The LCD may further include a back light unit (not shown) under the lower substrate 110 to provide a driver integrated circuit (IC) and a light source. The driver IC may include a printed circuit board (PCB) and a driving circuit. The PCB may generate scan and data signals, and the driving circuit may supply the generated scan and data signals to corresponding gate and data lines 111 and 112 in accordance with a signal received from an external source via a flexible printed circuit (FPC) electrically connected to a pad unit. The light source may emit light L toward the liquid crystal layer 130, as illustrated in FIG. 2.

The liquid crystal layer 130 of the LCD may be configured to exhibit electrically controlled birefringence (ECB), so that the light L incident on the liquid crystal layer 130 may be reflected therefrom in a form of two rays of light having different refractive indices, i.e., having a predetermined optical retardation. The liquid crystal layer 130 may have a predetermined alignment direction, and may be optically configured with respect to the first and second polarizers 117 and 124, and with respect to the first and second compensation films 116 and 123, in order to improve control of light transmittance therethrough via control of the predetermined optical retardation, thereby improving contrast ratio of an ECB LCD operating at a normally black mode, as will be discussed in more detail below with respect to FIG. 3.

Each of the first and second compensation films 116 and 123 of the LCD may exhibit birefringence. For example, each of the first and second compensation films 116 and 123 may be a quarter-wave plate to exhibit birefringence of ¼ phase, i.e., optical retardation of about 90°. Accordingly, each of the first and second compensation films 116 and 123 may have a birefringence that substantially equals about 1 of a birefringence of the liquid crystal layer 130, so that a sum of optical retardation values of the first and second compensation films 116 and 123 may substantially equal the predetermined optical retardation of the liquid crystal layer 130. It should be noted, however, that the birefringence values of the first and second compensation films 116 and 123 may not be equal, as long as the sum of optical retardation values thereof substantially equals the predetermined optical retardation of the liquid crystal layer 130. Further, an optical transmission axis of each of the first and second compensation films 116 and 123 may be set at an angle of about 90° with respect to the predetermined alignment direction of the liquid crystal layer 130, as illustrated in FIG. 3.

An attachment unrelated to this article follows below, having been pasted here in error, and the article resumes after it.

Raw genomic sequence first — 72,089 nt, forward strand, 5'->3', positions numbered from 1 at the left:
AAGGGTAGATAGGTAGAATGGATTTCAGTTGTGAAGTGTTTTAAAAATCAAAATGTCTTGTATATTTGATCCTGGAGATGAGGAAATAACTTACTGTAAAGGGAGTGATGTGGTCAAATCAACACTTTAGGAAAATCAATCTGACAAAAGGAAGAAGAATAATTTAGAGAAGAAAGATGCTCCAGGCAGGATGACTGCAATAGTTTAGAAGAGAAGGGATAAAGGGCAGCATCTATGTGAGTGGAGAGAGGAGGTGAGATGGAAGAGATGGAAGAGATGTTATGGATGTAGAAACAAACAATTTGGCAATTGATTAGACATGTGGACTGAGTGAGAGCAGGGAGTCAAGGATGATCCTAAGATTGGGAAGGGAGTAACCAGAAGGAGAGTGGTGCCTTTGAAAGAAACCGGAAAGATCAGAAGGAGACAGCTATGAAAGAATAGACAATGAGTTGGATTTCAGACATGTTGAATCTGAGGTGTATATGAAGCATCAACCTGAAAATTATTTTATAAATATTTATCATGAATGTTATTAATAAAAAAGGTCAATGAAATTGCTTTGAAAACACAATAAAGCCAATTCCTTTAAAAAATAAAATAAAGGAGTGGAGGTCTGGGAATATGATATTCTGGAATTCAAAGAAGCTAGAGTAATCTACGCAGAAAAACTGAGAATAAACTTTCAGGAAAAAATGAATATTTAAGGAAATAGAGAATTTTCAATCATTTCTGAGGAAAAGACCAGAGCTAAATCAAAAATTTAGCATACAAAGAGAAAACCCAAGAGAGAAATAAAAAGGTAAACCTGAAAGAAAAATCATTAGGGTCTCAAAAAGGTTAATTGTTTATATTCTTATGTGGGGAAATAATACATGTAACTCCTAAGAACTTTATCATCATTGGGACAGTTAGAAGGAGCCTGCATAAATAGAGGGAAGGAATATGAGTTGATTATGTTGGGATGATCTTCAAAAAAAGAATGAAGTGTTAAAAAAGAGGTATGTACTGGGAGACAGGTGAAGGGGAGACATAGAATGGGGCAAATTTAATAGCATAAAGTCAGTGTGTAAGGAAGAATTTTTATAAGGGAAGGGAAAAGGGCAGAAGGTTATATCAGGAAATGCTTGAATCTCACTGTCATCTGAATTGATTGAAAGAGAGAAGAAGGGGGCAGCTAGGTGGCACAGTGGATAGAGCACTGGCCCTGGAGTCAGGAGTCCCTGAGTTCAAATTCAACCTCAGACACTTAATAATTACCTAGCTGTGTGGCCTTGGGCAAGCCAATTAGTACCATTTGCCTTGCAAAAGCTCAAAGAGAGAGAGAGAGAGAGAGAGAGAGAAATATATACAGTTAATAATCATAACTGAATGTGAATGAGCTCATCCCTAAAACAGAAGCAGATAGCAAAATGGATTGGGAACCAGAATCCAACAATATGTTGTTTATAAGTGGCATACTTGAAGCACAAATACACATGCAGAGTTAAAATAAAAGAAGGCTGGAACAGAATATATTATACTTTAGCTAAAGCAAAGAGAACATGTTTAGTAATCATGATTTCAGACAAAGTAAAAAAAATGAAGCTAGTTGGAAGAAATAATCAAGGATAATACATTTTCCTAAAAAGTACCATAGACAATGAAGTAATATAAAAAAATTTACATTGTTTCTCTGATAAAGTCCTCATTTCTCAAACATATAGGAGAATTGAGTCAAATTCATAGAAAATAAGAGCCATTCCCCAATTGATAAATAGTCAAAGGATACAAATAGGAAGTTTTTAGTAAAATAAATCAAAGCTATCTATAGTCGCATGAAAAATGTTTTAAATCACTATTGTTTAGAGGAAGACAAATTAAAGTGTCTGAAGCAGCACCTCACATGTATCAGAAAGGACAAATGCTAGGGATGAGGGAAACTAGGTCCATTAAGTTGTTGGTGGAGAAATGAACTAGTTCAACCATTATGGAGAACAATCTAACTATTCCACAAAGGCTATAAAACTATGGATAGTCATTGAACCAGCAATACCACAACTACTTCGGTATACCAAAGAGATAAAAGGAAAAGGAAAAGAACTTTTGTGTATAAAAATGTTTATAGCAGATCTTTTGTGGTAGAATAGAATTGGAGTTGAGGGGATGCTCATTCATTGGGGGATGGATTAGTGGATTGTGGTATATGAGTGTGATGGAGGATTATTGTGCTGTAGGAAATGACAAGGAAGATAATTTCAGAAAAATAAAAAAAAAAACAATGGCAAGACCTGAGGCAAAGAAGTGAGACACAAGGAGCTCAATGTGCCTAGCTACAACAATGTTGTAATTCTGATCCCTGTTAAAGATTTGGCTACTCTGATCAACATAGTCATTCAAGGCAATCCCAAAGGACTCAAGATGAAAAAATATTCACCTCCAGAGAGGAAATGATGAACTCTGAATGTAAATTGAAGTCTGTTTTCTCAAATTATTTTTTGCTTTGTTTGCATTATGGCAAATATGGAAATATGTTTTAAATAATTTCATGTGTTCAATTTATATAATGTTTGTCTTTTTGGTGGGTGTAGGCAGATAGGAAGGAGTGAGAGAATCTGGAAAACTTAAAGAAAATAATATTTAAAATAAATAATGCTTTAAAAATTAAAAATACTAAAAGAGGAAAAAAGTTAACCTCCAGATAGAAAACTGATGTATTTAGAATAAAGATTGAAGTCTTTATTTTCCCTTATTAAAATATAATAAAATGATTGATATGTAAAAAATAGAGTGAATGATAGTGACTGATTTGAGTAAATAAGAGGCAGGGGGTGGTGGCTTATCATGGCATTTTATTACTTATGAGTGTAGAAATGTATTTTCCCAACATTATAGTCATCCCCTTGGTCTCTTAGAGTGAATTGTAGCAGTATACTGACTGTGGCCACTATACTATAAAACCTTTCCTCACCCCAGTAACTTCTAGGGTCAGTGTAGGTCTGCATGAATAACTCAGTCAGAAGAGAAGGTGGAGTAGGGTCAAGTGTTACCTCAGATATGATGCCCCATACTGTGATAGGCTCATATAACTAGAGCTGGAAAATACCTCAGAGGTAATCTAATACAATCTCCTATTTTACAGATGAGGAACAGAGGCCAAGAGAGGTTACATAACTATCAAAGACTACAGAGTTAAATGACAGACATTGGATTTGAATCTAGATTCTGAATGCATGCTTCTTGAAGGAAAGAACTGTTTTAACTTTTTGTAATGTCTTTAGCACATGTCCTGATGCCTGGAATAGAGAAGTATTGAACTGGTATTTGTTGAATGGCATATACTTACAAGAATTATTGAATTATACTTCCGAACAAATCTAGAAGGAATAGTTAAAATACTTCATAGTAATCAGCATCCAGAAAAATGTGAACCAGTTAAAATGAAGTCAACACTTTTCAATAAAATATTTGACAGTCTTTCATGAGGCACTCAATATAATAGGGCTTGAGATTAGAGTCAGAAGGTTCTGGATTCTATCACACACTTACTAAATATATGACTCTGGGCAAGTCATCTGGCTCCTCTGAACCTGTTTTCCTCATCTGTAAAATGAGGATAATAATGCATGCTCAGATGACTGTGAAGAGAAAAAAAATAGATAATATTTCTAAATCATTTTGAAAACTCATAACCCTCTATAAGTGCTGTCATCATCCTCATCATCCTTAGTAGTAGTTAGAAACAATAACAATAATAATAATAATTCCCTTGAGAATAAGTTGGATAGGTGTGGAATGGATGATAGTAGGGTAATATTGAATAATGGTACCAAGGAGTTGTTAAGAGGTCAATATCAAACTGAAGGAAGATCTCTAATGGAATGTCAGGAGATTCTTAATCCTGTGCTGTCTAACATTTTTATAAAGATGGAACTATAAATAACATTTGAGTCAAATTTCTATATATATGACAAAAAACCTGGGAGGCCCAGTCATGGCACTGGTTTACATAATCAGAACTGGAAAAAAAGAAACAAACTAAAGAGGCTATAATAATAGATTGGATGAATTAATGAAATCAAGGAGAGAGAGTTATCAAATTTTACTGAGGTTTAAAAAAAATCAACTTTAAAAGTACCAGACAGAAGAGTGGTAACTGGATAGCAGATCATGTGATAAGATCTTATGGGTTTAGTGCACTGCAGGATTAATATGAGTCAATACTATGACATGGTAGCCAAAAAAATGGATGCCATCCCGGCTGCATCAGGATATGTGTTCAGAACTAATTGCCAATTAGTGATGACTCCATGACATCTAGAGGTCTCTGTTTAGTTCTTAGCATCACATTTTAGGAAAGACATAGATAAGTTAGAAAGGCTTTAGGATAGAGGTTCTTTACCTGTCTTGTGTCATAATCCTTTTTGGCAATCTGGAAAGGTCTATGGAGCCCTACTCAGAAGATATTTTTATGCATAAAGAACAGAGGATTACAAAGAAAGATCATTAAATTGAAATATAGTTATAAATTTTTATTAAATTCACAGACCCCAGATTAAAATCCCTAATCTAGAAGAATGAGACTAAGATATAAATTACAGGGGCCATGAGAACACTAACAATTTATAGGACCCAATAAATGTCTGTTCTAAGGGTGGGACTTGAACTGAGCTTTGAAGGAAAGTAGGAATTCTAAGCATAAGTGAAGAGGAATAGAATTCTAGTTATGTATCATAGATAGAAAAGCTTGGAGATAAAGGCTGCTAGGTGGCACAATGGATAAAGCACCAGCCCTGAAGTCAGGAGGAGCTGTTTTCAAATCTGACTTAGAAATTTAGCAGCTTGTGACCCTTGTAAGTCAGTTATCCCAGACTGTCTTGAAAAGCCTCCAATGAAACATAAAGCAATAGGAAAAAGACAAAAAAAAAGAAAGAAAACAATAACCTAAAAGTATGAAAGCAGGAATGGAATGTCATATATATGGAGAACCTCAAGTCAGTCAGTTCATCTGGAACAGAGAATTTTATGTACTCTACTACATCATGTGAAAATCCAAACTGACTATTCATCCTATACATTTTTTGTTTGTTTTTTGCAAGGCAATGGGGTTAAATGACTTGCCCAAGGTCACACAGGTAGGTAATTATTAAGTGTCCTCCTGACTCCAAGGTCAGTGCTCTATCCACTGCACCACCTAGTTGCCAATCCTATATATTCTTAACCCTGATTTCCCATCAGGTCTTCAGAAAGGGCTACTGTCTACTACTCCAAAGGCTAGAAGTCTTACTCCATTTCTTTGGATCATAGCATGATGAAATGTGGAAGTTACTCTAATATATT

Each of the first and second polarizers 117 and 124 of the LCD may be any suitable polarizer employed in a LCD by one of ordinary skill in the art. The first and second polarizers 117 and 124 may be configured to have perpendicular light absorption axis to each other. Maximum light transmittance in each of the first and second polarizers 117 and 124 may be at 90° with respect to a respective absorption axis. For example, if the first polarizer 117 has a light absorption axis at about 0°, its maximum light transmittance may be at about 90°.